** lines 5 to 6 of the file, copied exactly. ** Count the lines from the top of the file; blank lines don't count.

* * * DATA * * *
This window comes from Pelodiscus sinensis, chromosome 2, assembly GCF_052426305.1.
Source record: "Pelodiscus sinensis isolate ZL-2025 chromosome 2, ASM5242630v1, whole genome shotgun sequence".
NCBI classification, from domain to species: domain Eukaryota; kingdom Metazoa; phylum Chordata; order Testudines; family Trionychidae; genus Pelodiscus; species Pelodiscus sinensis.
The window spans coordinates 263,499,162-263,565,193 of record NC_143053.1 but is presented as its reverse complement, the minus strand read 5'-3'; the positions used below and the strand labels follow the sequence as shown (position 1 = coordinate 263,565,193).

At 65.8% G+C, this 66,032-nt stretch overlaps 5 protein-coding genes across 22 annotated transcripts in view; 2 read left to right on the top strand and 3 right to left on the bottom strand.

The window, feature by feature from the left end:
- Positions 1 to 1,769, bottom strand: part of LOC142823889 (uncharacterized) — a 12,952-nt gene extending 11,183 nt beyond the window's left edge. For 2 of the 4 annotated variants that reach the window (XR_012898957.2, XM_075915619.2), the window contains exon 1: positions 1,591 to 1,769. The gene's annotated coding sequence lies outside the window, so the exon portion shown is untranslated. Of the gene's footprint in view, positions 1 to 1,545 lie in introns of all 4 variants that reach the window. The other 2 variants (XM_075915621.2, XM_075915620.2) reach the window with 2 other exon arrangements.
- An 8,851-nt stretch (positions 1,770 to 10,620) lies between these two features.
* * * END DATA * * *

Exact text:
At 65.8% G+C, this 66,032-nt stretch overlaps 5 protein-coding genes across 22 annotated transcripts in view; 2 read left to right on the top strand and 3 right to left on the bottom strand.

The window, feature by feature from the left end: